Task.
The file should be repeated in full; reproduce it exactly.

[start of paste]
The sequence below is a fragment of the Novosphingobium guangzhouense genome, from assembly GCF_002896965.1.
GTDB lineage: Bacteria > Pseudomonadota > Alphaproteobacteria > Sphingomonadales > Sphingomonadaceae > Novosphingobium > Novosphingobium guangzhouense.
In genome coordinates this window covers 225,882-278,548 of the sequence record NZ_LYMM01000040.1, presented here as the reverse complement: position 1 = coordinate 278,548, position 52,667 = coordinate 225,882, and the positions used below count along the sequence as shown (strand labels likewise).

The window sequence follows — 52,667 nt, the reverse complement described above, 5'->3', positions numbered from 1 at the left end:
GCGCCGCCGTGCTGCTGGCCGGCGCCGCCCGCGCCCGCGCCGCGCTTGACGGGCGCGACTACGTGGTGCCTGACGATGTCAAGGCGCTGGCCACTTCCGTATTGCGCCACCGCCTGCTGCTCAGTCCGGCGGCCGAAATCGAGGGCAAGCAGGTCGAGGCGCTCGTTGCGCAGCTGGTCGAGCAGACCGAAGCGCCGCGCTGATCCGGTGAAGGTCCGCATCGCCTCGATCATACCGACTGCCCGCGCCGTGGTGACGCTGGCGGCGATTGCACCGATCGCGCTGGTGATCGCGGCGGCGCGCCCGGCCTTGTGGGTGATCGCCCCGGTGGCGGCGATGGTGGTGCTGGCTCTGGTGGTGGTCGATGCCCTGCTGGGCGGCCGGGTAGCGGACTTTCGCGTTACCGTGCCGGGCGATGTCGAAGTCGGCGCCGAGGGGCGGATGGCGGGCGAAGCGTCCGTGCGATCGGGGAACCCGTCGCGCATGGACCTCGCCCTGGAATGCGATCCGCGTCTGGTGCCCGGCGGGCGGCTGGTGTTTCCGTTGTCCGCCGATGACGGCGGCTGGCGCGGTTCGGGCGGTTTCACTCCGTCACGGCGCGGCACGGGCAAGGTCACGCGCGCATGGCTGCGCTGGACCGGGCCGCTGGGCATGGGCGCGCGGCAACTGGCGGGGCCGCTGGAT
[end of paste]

The sequence below is a fragment of the Novosphingobium guangzhouense genome, from assembly GCF_002896965.1.
GTDB lineage: Bacteria > Pseudomonadota > Alphaproteobacteria > Sphingomonadales > Sphingomonadaceae > Novosphingobium > Novosphingobium guangzhouense.
In genome coordinates this window covers 225,882-278,548 of the sequence record NZ_LYMM01000040.1, presented here as the reverse complement: position 1 = coordinate 278,548, position 52,667 = coordinate 225,882, and the positions used below count along the sequence as shown (strand labels likewise).

The window sequence follows — 52,667 nt, the reverse complement described above, 5'->3', positions numbered from 1 at the left end:
GCGCCGCCGTGCTGCTGGCCGGCGCCGCCCGCGCCCGCGCCGCGCTTGACGGGCGCGACTACGTGGTGCCTGACGATGTCAAGGCGCTGGCCACTTCCGTATTGCGCCACCGCCTGCTGCTCAGTCCGGCGGCCGAAATCGAGGGCAAGCAGGTCGAGGCGCTCGTTGCGCAGCTGGTCGAGCAGACCGAAGCGCCGCGCTGATCCGGTGAAGGTCCGCATCGCCTCGATCATACCGACTGCCCGCGCCGTGGTGACGCTGGCGGCGATTGCACCGATCGCGCTGGTGATCGCGGCGGCGCGCCCGGCCTTGTGGGTGATCGCCCCGGTGGCGGCGATGGTGGTGCTGGCTCTGGTGGTGGTCGATGCCCTGCTGGGCGGCCGGGTAGCGGACTTTCGCGTTACCGTGCCGGGCGATGTCGAAGTCGGCGCCGAGGGGCGGATGGCGGGCGAAGCGTCCGTGCGATCGGGGAACCCGTCGCGCATGGACCTCGCCCTGGAATGCGATCCGCGTCTGGTGCCCGGCGGGCGGCTGGTGTTTCCGTTGTCCGCCGATGACGGCGGCTGGCGCGGTTCGGGCGGTTTCACTCCGTCACGGCGCGGCACGGGCAAGGTCACGCGCGCATGGCTGCGCTGGACCGGGCCGCTGGGCATGGGCGCGCGGCAACTGGCGGGGCCGCTGGAT